Firefighters from around York County manned York City's fire stations Friday so Flanscha's and Anthony's co-workers were able to escort their bodies to Allentown, according to Michaels. Also offering help were fire departments from Lancaster, Harrisburg, Chambersburg and other southcentral Pennsylvania communities, he said.
"We cannot say enough, (give) thanks enough, for all we've received. ... It means a lot," Michaels said at a news conference Friday. "It's the support that's going to get us through this."
Dedicated: Michaels said Flanscha and Anthony were very different people, but both were dedicated to the fire service.
"Ivan Flanscha (was) a very laid-back guy. Never got rattled, never got excited," the chief said. "Whether he was going to a structure fire or a trash fire, (he was) always very, very calm."
Flanscha's survivors include three daughters, a stepdaughter, a stepson and his wife, according to the chief.
Flanscha was named York City Firefighter of the Year for 2004 and received commendations for other heroic actions, including saving a burn victim from a kitchen fire. He was closing in on 20 years on the job.
Passionate about work: York County resident and Harrisburg Firefighter Brian Bastinelli recalled seeing Flanscha at a fire on Susquehanna Street in York City a few years ago.
"Ivan had squarely kicked this fire's a— and came (out) of the building, and his gear told the story of what had just happened," Bastinelli said. Flanscha was covered in soot, his gear compromised by the heat of the blaze.
"He wasn't allowed to go back in because of the damage to his gear," Bastinelli recalled. "He was so mad. He just wanted to get back at it."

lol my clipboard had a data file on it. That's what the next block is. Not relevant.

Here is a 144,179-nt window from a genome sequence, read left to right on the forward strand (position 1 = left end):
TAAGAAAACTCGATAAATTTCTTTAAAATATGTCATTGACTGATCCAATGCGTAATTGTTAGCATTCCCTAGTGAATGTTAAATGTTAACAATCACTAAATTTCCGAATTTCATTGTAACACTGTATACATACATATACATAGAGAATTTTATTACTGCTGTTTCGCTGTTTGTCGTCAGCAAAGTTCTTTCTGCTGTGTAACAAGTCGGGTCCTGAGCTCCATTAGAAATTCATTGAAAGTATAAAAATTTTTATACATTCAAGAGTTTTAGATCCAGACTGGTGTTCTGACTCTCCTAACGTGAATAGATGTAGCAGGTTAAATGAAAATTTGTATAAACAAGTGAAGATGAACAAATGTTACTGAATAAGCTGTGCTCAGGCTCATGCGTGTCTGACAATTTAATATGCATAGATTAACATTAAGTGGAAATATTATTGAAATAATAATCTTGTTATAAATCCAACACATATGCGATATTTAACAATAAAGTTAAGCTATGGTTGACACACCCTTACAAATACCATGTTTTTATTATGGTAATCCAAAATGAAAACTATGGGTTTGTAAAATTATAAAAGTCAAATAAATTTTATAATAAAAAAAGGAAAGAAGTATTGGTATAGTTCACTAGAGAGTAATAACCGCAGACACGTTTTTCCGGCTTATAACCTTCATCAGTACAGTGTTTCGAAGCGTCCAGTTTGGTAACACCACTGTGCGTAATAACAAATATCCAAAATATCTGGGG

Flanscha tried a few times to work his way back inside, but eventually gave up and battled the blaze from outside, his friend said.
"He just wanted to work," Bastinelli said. "That's the kind of brother you want at your fires."
Steve Buffington, retired York City fire chief and current codes officer for the city, said Flanscha was vested in the community, including redeveloping blighted city properties.
"He did everything that was expected of him and more," Buffington said. "You always knew you could count on him to be there and stay there with you."
Starting out: Anthony, not yet 30 and originally from the Poconos, had spent more than seven years as a city firefighter, according to Michaels, and he and his girlfriend had made plans for their future.
"He was a family guy … a young guy ready to get his life started with marriage and children," Michaels said.
People liked to be around Anthony, according to the chief.
"Zach was our jokester," he recalled. "Everything he said was funny."
A liaison from the fire department has been assigned to each of the grieving families, according to Michaels, to meet any need the survivors have, whether big or small.
He said Flanscha's and Anthony's families are "holding up the best they can."
— Reach Liz Evans Scolforo at email@example.com or on Twitter at @LizScolforoYD.
Editor's note: This article has been updated to correct information about how many York City firefighters and ambulance crew members have died in the line of duty.